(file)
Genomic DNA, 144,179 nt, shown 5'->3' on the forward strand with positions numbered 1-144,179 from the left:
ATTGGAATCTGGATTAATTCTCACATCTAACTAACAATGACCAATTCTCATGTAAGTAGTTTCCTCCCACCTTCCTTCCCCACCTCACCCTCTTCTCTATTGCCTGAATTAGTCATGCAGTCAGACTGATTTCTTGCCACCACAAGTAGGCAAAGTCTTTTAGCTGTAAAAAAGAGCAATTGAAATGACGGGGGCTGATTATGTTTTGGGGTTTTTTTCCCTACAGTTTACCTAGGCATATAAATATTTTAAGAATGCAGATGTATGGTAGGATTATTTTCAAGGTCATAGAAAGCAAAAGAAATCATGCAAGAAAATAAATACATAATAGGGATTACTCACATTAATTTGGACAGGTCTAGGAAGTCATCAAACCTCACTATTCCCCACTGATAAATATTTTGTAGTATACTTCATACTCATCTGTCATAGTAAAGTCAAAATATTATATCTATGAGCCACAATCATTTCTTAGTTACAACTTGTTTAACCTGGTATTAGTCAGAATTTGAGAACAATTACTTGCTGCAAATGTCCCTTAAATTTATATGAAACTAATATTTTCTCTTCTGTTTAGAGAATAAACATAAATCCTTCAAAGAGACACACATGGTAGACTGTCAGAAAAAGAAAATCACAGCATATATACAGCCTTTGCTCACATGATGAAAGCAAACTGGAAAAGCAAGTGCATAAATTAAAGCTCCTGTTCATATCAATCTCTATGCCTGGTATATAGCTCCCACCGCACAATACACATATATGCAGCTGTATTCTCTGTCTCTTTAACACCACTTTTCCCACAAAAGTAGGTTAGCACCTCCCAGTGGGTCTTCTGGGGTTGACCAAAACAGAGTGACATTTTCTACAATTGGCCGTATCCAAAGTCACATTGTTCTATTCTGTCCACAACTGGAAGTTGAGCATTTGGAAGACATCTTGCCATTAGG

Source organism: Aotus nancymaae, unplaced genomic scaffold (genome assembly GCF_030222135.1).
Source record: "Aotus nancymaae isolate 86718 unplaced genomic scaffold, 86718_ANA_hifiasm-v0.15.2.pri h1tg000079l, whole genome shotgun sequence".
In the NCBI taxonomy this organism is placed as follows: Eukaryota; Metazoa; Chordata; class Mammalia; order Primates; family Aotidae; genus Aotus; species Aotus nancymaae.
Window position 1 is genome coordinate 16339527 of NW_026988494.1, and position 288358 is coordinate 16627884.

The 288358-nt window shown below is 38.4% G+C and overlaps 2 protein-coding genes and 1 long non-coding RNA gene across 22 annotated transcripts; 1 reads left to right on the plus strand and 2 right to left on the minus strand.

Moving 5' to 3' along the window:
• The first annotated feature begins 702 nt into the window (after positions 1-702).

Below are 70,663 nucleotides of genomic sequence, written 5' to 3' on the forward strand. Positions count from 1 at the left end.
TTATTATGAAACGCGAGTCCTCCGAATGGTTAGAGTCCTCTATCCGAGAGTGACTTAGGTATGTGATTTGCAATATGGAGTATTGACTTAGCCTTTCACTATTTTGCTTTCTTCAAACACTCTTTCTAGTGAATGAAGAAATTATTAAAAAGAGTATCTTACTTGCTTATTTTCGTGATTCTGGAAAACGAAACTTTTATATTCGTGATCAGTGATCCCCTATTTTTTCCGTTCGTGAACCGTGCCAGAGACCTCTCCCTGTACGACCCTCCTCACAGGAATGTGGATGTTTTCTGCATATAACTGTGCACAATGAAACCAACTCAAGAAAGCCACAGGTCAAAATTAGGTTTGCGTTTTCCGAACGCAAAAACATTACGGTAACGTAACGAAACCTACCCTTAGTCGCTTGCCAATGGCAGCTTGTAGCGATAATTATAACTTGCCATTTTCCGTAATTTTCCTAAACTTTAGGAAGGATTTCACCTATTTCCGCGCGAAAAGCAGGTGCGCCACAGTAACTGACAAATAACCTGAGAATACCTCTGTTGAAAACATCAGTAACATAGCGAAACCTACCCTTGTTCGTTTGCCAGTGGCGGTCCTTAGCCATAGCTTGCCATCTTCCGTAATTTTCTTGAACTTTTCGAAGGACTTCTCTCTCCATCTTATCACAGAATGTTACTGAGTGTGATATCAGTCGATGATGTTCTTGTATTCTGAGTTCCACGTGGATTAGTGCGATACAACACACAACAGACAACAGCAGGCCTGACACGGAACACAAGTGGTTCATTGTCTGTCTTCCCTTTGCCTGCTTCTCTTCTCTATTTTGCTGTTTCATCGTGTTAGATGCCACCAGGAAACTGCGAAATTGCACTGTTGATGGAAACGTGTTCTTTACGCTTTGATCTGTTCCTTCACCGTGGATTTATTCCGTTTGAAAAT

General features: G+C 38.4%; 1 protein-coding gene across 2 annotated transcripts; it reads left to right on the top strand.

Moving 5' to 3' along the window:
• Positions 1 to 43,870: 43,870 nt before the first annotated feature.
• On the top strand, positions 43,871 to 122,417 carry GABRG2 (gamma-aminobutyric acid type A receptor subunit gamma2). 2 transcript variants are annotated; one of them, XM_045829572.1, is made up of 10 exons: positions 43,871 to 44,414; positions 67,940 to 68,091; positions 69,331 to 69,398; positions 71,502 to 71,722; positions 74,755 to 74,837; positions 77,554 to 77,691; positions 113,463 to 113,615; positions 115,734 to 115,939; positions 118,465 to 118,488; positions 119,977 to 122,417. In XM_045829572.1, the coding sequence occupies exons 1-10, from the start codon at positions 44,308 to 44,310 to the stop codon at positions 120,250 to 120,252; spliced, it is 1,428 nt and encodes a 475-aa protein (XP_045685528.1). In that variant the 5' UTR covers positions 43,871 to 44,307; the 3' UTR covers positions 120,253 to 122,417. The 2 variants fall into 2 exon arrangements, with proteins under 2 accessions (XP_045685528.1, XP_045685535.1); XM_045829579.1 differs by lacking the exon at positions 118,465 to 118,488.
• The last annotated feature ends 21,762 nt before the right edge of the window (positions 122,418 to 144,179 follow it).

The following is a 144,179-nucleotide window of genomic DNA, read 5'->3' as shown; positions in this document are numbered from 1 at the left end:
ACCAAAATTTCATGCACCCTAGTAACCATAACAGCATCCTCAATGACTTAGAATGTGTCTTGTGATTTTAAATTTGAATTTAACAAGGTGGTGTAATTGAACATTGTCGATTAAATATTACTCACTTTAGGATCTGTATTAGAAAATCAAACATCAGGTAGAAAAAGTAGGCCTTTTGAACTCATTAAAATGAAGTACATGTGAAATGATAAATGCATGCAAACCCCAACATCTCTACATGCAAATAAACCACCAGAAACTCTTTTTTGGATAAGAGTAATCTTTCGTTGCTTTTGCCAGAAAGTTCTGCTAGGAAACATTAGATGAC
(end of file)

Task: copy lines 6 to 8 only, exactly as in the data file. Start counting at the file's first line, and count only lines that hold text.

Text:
Window position 1 is genome coordinate 16339527 of NW_026988494.1, and position 288358 is coordinate 16627884.

The 288358-nt window shown below is 38.4% G+C and overlaps 2 protein-coding genes and 1 long non-coding RNA gene across 22 annotated transcripts; 1 reads left to right on the plus strand and 2 right to left on the minus strand.

Moving 5' to 3' along the window: